Friday, October 26, 2012

An argument for a government-run single health care insurance

By Evelyn Robinson 

Money isn’t Everything... or is it?

In today’s modern age, most westernized countries have widely accessible health care that is implemented and enforced by the government to ensure the country looks after all its citizens; not just the wealthy and privileged. In America however, such a system is not currently in place and the majority of the members of its society are left to fund expensive medical bills or seek out ever more extortionate insurance coverage that is often discriminatory and has reams upon reams of ‘small print’ that will refuse you coverage when you actually need it despite years of paid premiums.    
The land that was once regarded highly in the world for its opportunities and had a vast array of prospects for its inhabitants has subsequently descended into a fatally flawed environment that is fueled by greed and lack of morality. The ‘American Dream’ as it was once coined, seems close to ceasing to exist.

Facts and Figures

48, 000 people last year alone died needlessly on account of not being able to access the necessary health insurance to survive. According to the 2011 census: over 48 million Americas are surviving without any health insurance at all and a further 25 million are underinsured, whereby not everything needed to keep them healthy is covered by their premium. Something as basic as a simple trip to the emergency room before treatment can even begin could substantiate a bill of a $1000 or more.

Kate Robbins, board member of health care now, classes the alternative to such high bills, health care insurance, an ‘excellent example of commodifying public goods’. These companies that were originally designed to benefit the general population and in many cases, not base their business model on profit; since the 80’s however, the concept of ‘non-profit health care insurance’ has become as mythological as fairy tales. According to the institute of medicine, America spent 2.6 trillion dollars on health care last year where 750 billion dollars was wasted on unnecessary services, excessive administration and even fraud. The problem is, that once health care is sought, due to the high expense incurred in purchasing the service, members of the public seek to make the most use out of this expenditure as you would any other service. Due to another company covering an individual’s bills, they do not necessarily seek the most cost effective route of recovery therefore incurring extra costs that may be superfluous. These unessential extras push the premiums to an ever higher rate making customers even more bent on making the most of their purchase further commodifying this live saving service and making it more inaccessible to the already suffering, disadvantaged proportion of the population.  This is suggestive perhaps of why medical bills and health cover is the leading cause of Bankruptcy in the US.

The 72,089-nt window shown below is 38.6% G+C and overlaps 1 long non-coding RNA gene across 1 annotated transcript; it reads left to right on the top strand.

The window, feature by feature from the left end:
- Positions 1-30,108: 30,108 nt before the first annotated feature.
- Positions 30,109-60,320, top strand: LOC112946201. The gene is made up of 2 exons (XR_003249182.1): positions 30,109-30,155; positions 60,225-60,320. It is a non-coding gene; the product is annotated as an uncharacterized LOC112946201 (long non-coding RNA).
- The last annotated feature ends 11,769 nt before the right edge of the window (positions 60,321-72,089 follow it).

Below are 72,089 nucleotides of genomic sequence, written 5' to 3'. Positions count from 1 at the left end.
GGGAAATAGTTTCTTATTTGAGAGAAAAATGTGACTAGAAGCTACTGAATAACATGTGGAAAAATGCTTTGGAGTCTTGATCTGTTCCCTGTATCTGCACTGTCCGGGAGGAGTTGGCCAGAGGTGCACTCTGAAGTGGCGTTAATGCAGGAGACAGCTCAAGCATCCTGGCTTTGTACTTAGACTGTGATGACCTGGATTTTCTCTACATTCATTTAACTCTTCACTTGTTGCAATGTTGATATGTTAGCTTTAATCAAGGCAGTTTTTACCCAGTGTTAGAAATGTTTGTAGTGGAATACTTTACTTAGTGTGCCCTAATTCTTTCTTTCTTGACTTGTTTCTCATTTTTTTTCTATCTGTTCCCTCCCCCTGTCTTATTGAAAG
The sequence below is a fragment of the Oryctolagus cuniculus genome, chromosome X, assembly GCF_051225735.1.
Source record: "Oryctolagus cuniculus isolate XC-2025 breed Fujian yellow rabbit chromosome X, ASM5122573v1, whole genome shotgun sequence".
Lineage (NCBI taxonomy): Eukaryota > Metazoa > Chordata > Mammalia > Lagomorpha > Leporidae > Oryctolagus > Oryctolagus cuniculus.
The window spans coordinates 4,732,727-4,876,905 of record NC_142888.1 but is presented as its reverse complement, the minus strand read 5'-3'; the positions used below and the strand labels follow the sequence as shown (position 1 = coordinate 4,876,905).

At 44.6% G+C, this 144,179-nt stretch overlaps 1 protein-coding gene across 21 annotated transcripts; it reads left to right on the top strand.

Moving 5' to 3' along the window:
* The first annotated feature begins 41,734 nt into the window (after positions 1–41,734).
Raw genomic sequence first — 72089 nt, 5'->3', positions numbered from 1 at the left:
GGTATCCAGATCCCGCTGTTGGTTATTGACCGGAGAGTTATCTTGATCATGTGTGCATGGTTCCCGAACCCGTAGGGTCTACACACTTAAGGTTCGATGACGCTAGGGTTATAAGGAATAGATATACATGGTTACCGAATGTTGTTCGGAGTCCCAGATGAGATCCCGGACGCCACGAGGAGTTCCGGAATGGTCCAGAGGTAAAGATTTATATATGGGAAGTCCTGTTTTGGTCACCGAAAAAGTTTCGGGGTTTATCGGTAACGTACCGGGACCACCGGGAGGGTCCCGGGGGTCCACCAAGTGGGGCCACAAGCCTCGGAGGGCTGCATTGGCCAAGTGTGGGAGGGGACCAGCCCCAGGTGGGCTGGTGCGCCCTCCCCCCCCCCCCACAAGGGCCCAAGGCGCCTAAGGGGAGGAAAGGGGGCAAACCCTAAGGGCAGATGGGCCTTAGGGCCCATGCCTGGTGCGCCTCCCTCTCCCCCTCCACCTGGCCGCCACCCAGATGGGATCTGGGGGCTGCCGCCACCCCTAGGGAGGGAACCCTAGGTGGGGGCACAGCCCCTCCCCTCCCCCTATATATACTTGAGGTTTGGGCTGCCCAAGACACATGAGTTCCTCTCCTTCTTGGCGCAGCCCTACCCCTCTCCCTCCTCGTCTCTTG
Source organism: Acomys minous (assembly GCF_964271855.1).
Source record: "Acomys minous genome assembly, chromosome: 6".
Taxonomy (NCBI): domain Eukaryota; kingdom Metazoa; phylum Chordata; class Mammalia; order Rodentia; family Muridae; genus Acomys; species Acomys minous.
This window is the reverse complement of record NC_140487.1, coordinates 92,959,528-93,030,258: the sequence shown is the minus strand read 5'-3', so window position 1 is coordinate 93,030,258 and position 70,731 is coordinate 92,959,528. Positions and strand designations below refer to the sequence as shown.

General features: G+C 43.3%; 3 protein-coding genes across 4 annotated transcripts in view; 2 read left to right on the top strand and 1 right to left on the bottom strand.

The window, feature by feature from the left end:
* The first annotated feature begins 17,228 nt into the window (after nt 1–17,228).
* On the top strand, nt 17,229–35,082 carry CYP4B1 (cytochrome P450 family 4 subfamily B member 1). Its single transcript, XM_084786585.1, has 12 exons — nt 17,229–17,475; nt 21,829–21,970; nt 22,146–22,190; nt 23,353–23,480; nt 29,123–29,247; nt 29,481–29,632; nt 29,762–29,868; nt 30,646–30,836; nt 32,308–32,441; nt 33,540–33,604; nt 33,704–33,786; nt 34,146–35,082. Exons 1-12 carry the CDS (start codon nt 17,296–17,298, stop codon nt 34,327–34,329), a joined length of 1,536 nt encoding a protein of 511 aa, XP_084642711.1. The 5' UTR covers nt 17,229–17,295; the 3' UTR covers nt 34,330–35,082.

Current Government Funding

There are some government funded systems in place which aid many in desperate need, still though, these only seek to serve a small minority of the population and the majority is therefore left in the same old, self sustaining predicament. Medicare was established in 1965 to care for those over the age of 65 by providing them with basic health care coverage. It can also be used to assist those with permanent kidney failure that either require a transplant or dialysis; in the same way Medicare cover some individuals with disabilities. Medicare’s twin alliance in government funded healthcare is Medicaid. This service appeals to those experiencing, what the government deems to be, substantial hardship normally applicable to those on an exceptionally low income. The program also assists pregnant woman and again those which are disabled. Problems arise however when considering people who are not citizens or have not sustained citizenship for long enough (i.e. immigrants) as they will not be covered. There are also numerous loopholes in the system that prevents the coverage of many consequently leaving them uninsured.